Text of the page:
Then, the first steps of practice will begin and you will practice what was defined by your instructor. Learning kitesurfing should be fun, don’t be afraid to exchange with your instructor and ask if you have any questions. At the end of the lessons, you will pack the equipment together again. You will debrief on the lesson, see what comes next, and make sure that you schedule the next lesson.
What happens after you’re done with your kitesurfing course?
You might be done with your current lessons, but in kiteboarding, you are never done learning! Even if your lessons are over, you might not be ready to go kitesurfing on your own.
Organizations such as the IKO ask their instructors to certify their students at the end of their last lesson. Depending on where you have gotten in your training, your instructor will then certify you up to that point. With this certification, you will be able to continue your training or prove your level to any IKO Centers in the world. If you have not finished your lessons, you will be able to pick up exactly where you left off.
The purpose of the certification is to prove your level. Your level is based on what you have already trained and elaborates what next steps are ahead of you in terms of further learning. It acts as a passport to help IKO Centers and Instructors know more about your kiteboarding skills and level at a glance.
How much time and money does it take to learn kitesurfing?
kitesurfing is unlike any other sport. It is not hard to learn, but it is very technical because we deal here with specific equipment designed to harness nothing less than the power of the wind.
As we mentioned above, you absolutely need to learn with a (qualified) instructor not only to speed up the process but most importantly to keep you safe during your lessons and to learn everything you need to know to become a truly independent kiter.
You will soon realize that there is a lot to learn and that you will not master kitesurfing in a day or overnight. Indeed, the learning curve is pretty steep (especially in the beginning). For that reason, let’s take a look at exactly how much time does it take and how does it cost to learn kitesurfing.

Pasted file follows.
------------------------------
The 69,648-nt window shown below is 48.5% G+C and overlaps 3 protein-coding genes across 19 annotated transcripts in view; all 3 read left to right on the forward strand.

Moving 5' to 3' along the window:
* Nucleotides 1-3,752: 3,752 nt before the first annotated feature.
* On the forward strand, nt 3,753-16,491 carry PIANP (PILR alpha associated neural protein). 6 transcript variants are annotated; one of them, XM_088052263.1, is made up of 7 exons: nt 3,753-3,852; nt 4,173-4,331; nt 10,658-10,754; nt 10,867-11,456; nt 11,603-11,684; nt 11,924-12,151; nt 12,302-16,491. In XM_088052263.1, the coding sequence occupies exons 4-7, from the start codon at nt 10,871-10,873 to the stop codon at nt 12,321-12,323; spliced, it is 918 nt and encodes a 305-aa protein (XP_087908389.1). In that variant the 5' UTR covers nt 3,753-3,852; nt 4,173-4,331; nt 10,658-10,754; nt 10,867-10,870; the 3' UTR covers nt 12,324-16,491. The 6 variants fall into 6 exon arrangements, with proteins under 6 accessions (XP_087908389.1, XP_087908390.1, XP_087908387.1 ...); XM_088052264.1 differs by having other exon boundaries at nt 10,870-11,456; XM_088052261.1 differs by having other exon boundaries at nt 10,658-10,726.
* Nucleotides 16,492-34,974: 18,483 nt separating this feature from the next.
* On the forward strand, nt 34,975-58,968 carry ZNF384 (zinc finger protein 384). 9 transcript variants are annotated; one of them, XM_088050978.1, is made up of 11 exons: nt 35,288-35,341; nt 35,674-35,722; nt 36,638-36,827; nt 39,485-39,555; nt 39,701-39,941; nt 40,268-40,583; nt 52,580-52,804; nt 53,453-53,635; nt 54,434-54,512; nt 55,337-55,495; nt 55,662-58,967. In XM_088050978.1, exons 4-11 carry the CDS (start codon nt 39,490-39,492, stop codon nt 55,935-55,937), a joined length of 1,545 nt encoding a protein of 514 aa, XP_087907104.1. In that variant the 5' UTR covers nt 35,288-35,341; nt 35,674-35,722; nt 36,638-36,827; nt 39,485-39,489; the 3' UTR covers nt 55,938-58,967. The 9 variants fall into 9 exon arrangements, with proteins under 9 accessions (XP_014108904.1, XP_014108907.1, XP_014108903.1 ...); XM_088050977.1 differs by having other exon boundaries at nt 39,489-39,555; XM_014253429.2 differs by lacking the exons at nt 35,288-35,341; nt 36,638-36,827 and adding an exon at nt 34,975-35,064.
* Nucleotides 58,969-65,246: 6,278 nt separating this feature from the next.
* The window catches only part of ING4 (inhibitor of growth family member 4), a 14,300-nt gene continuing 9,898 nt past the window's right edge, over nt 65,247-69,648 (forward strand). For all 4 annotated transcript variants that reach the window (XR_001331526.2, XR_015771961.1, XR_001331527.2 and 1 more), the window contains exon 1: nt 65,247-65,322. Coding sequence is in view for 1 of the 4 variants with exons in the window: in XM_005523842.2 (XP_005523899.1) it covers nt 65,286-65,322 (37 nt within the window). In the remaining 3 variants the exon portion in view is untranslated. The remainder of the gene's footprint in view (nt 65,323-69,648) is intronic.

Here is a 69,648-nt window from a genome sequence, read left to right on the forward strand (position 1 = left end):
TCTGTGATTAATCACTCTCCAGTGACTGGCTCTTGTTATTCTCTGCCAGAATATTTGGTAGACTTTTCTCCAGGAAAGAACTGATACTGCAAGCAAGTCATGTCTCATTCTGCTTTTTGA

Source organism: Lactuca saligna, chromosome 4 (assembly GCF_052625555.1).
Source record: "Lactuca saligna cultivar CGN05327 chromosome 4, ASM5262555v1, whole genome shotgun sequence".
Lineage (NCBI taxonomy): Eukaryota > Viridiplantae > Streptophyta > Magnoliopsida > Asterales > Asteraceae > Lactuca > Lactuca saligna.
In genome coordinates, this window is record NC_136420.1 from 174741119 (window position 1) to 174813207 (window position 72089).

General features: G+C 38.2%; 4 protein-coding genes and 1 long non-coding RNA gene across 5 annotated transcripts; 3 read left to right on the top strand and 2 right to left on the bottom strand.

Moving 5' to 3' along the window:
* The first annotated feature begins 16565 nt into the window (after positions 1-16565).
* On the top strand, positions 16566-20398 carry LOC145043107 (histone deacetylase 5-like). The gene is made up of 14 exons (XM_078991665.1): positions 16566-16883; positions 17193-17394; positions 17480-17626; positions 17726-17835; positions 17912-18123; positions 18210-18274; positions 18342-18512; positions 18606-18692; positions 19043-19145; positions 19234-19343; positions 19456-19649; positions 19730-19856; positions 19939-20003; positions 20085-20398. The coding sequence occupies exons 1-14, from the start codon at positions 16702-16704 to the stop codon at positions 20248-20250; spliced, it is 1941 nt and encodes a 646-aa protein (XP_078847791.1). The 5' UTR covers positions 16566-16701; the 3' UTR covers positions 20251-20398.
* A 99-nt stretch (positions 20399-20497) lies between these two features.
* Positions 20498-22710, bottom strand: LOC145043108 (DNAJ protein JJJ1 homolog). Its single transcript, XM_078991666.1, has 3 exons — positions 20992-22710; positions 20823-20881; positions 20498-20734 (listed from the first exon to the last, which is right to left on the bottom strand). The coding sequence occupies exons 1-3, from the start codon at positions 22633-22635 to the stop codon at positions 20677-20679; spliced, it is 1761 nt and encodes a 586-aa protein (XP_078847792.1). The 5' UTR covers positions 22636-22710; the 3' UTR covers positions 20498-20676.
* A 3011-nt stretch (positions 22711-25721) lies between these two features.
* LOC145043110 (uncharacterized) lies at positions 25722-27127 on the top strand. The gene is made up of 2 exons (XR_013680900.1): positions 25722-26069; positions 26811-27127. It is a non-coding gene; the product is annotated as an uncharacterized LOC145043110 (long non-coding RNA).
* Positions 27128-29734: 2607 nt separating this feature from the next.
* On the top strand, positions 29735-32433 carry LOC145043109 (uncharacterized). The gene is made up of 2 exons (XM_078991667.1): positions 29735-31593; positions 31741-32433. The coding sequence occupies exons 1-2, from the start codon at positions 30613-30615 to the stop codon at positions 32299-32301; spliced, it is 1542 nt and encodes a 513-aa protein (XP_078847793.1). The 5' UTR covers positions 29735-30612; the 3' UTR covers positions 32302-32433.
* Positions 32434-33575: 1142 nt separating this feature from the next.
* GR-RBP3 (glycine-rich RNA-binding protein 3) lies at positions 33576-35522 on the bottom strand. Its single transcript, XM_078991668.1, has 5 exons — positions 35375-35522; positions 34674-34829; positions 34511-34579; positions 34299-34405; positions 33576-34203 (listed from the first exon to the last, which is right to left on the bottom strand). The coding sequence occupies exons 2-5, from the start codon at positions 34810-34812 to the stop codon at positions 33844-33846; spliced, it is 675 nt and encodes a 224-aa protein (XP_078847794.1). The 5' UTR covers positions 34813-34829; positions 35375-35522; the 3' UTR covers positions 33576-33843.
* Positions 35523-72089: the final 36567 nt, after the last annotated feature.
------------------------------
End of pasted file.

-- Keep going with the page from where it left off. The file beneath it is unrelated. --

How long does it take to learn kitesurfing?
The truth is that everyone learns at their own pace. There is no maximum or minimum time frame to learn kitesurfing since everyone starts with different skills, expectations and goals.
With that being said, if we had to put a number down, we could say that most people are able to complete the first three steps mentioned above (learning to fly a kite, body-dragging in the water and get on riding) in an average of 6 to 12 hours of lessons (from total beginner to starting to ride). Often it takes longer than that, rarely it's less.
Why does it take so much time? Well, you guessed it: there are many things to learn! And a good instructor will not only show you how to kite but will teach you how to become independent in all facets of the sport.
The next popular question is: is it possible to learn in one day? Unfortunately, this question simplifies what it means to kitesurf. If kitesurfing is getting up on the board and riding back and forth to the same point - yes, it is possible for some seasoned watermen to do so in a matter of a few hours. However, this does not mean that they know how to safely and effectively kitesurf overall and might translate in the long run in an increased risk of injuries or accidents.
If you plan to learn kite on a trip or during your vacations, we advise you to plan at least a week to give you enough time. A week also gives you some margin if the wind is not good every day, or if you want to take one or two rest days. On the other hand, if you are able to take more than a week, it is even better: on the first week, you learn how to ride while on the second you can practice (and enjoy) as much as you want.
How much does it cost to learn kitesurfing?
Everything comes with a cost and kiteboarding is no exception. Though one part of the saying that people forget is that… “Everything comes with a cost but everything has a different value”. Haven’t heard that one before we bet!
The upfront costs of kitesurfing will vary depending on certain variables: where you learn and which brand equipment you buy. Now you can consider other costs as if you have to commute to a kiteboarding location whether by car, boat or plane, as well as other factors, though the list of different combinations is endless which is why we will focus on the general costs that are going to arise no matter what: Buying lessons and eventually buying your own equipment.